Dearest Djuna, On Your Birthday

Dearest Djuna,

For this letter to be successful, I’m afraid that I must wield an enormous amount of candor and very little of its opposite number, discretion. One thing must be known from the start: I don’t think you were very nice. This opinion isn’t a condemnation.  

You’d agree, I’m confident, if you could, that pleasantness in women is overrated. I’m equally happy to dispense with the intellectually suspect idea that one must like someone to appreciate or respect their creativity. Mentors and Muses do not belong on pedestals, gleaming under truth-bending rays of light. The perfection of character is not only unnecessary; it is a hindrance to the real business at hand. Making art is a human endeavor, and human we must remain if we are to be successful.
I am grateful for your troublesome qualities. I praise your irascibility and contemptuousness with the same breath that I accept my severity and selfishness.

“A man is whole only when he takes into account his shadow as well as himself–and what is a man’s shadow but his upright astonishment?” you wrote.


Djuna: rebel-creative, giver of few damns, loud master of your peculiar voice. You insisted on making things-words, drawings, scenes-when polite women kept those impulses to themselves. Polite you were not! Hallelujah! A hundred years on, and The Book of Repulsive Women still makes people uncomfortable. You knew that it wasn’t your job to soothe the sensibilities or intellects of readers or to keep their cheeks blush-free. You fought for the truth of your creativity, even when that truth was polarizing, weird, ugly, shameful. You fought for the truth of your creativity because anything less would have been a lie. And what astonishingly beautiful words you used in doing so.
  There is something faintly frightening about you, even after the removal of death and the passing of decades. It keeps the most ardent admirer on their toes. You’re not quite safe literary company. Where is the warmth, the coziness, the illusion? I’ve never seen someone reading one of your books in public, on a bus or park bench. I know they do; they must. It is comforting to think that your word-mayhem is being unleashed into someone’s consciousness at this moment. Perhaps they are across the world, or just across the street. You push a reader to the limits. You push me, too. The stony coldness of the grave hasn’t softened anything.    


  I spend a substantial amount of time writing about rather obscure dead people, most of them women. Dead writers, dead artists, dead actors, dead muses. Dead, dead, dead. Like you, yet so utterly unlike you. Djuna, your bitterness disguised a zest for experience and a fearless demand for artistic expression. Life was not easy for you, but it was long. It was long, but it was not without reward: Ryder, Ladies Almanack, Nightwood, Creatures in an Alphabet.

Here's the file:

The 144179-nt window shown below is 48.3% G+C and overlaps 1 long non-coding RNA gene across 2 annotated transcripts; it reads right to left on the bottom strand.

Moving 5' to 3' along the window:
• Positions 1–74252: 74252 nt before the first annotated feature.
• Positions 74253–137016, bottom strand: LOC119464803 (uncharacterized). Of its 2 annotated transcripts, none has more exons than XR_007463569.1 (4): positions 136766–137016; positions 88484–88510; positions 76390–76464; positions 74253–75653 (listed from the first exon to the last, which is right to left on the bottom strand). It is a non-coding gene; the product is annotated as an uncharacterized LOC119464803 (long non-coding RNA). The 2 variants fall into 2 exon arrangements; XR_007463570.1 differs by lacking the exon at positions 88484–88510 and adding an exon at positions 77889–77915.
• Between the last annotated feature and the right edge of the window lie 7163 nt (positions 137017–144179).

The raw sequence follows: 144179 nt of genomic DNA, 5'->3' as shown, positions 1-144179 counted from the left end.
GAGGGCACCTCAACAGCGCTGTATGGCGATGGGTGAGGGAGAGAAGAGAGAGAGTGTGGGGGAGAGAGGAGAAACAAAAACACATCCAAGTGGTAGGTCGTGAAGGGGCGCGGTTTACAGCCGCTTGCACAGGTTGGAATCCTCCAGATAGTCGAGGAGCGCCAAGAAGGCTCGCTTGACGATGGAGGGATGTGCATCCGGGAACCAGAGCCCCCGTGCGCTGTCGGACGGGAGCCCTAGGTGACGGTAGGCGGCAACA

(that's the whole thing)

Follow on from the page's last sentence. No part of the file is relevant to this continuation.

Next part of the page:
As a writer, you’ve taught me a couple of fine lessons. One: Write what needs to be written, however odd. Anything else is a conjurer’s smokescreen. Two: It’s okay to make people uncomfortable. This knowledge is pure freedom. When I listen to my authentic writing voice, I feel its essential weirdness. It comes from my brain, of course, but also stirs deep within the belly. This voice, my voice, bellows forth from veins and organs and pores. This voice, my voice, whispers from bits of wrinkled skin and broken bones and torn fingernails. This voice, my voice, sees the world through open eyes. Eyes that were opened, in part, by you. Thank you.




P.S.-It’s thoroughly appropriate that you would probably hate this letter. I like that.


Djuna Barnes

Djuna Barnes

[Alternative Muses] Writerly Style: Dressing Like a Work of Art with Djuna Barnes

“One should either be a work of art, or wear a work of art.”-Oscar Wilde

Our dear Djuna, who wasn’t always so dear, encompassed both of Wilde’s dictates.

Why wouldn’t she?

Djuna Barnes was not afraid to overstep the accepted boundaries of writing, art, behaviour, or fashion. She knew that, sometimes, too much wasn’t nearly enough.

Our favourite tetchy lady knew what she was doing. Here’s why.

Lessons in How to Dress, Djuna Barnes-style:

Tip #1-It’s okay to wear too many layers and accessories, as long as it is artfully done:

Djuna Barnes

Djuna, daring you to find her anything short of magnificent.

A lesser woman would be weighed down by all those layers and accessories, but not our Djuna. She looks resplendent. The open collar, delicate jewelry, and commandingly vibrant lipstick pull everything together.

Tip #2-The key to wearing a bold print is to conquer it by the pure force of your personality:

Djuna Barnes, circa 1921

Djuna Barnes taking charge of some giant dots,  circa 1921.

Clothes smell fear. If you’re scared to wear something, you probably shouldn’t. Otherwise, don it with the conviction that no one else on earth could ever pull it off like you can.

Surrounding a huge pattern with solids never hurts, either.

Tip #3-Shoes and Hats! Shoes and Hats!

Solita Solano and Djuna Barnes

Solita Solano and Djuna Barnes were exceptionally chic in Paris, 1922.

Shoes and hats are all you need to be stylish and memorable. It doesn’t matter if you are wearing a ball gown or a T-shirt dress, as long as you are shod and topped with wit or taste, or even creative vulgarity. Swap those gorgeous 1920s frocks for  modern minis and logo shirts, and Solita and Djuna would still look phenomenal.

Think about that.

Now go out there and face the world with confidence and a bit of writerly style!